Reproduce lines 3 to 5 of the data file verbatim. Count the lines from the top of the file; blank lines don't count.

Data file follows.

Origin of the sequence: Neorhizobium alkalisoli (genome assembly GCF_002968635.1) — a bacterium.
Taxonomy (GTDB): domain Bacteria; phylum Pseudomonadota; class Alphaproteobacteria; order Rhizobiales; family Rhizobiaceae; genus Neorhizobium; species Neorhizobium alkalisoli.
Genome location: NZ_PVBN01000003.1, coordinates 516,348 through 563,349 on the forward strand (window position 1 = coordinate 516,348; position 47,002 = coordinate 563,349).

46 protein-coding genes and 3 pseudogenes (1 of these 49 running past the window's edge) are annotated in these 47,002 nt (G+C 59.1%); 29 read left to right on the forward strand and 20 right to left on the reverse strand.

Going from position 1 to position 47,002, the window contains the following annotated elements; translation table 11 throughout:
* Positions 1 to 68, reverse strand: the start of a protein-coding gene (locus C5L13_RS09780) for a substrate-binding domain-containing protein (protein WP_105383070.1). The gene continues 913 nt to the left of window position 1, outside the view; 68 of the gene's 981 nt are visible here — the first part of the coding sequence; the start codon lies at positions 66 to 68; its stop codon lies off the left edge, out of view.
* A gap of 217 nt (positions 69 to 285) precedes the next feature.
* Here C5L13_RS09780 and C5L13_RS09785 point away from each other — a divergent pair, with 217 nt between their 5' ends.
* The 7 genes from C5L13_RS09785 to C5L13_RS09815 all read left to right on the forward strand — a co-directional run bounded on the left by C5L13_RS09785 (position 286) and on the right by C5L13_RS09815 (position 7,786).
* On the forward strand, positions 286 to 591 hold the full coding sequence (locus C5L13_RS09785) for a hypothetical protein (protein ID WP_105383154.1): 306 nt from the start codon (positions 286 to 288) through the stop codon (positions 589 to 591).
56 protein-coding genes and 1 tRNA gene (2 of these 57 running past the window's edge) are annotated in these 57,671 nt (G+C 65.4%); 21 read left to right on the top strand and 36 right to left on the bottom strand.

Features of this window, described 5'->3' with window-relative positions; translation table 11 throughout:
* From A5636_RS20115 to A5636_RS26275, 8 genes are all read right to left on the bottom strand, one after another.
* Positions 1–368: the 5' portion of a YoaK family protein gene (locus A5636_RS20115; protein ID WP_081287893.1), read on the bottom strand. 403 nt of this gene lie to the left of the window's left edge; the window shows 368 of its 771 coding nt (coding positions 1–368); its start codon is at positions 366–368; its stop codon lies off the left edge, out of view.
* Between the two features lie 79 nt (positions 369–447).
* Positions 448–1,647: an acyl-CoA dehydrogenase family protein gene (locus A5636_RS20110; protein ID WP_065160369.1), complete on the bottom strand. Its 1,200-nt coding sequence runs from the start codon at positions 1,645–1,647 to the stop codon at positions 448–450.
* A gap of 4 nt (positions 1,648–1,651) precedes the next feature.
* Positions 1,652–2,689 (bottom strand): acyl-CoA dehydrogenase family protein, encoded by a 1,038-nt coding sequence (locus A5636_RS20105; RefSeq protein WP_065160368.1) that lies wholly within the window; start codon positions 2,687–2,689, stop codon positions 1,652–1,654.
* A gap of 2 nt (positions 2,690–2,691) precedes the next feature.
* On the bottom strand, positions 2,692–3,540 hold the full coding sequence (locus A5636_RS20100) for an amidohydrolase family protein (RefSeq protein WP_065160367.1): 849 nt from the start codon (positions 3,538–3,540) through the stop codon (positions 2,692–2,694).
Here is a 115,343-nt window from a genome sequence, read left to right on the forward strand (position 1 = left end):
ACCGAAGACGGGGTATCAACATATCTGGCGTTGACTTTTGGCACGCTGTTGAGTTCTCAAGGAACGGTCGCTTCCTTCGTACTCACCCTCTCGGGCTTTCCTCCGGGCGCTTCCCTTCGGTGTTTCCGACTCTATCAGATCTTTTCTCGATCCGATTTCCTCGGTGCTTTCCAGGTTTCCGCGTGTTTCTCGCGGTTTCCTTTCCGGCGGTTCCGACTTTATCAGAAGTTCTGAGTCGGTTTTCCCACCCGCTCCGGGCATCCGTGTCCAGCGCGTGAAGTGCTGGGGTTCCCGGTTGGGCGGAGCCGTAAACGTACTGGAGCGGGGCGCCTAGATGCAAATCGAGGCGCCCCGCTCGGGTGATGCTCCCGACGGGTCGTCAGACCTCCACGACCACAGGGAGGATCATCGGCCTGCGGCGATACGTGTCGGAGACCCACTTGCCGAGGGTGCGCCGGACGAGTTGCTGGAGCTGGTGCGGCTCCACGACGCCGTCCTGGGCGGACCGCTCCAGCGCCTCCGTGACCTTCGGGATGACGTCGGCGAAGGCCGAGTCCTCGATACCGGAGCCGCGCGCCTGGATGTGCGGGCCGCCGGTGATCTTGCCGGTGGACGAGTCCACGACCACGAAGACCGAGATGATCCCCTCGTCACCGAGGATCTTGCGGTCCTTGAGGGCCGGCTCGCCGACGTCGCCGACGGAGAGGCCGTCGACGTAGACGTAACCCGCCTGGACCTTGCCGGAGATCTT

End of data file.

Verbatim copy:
Genome location: NZ_PVBN01000003.1, coordinates 516,348 through 563,349 on the forward strand (window position 1 = coordinate 516,348; position 47,002 = coordinate 563,349).

46 protein-coding genes and 3 pseudogenes (1 of these 49 running past the window's edge) are annotated in these 47,002 nt (G+C 59.1%); 29 read left to right on the forward strand and 20 right to left on the reverse strand.

Going from position 1 to position 47,002, the window contains the following annotated elements; translation table 11 throughout: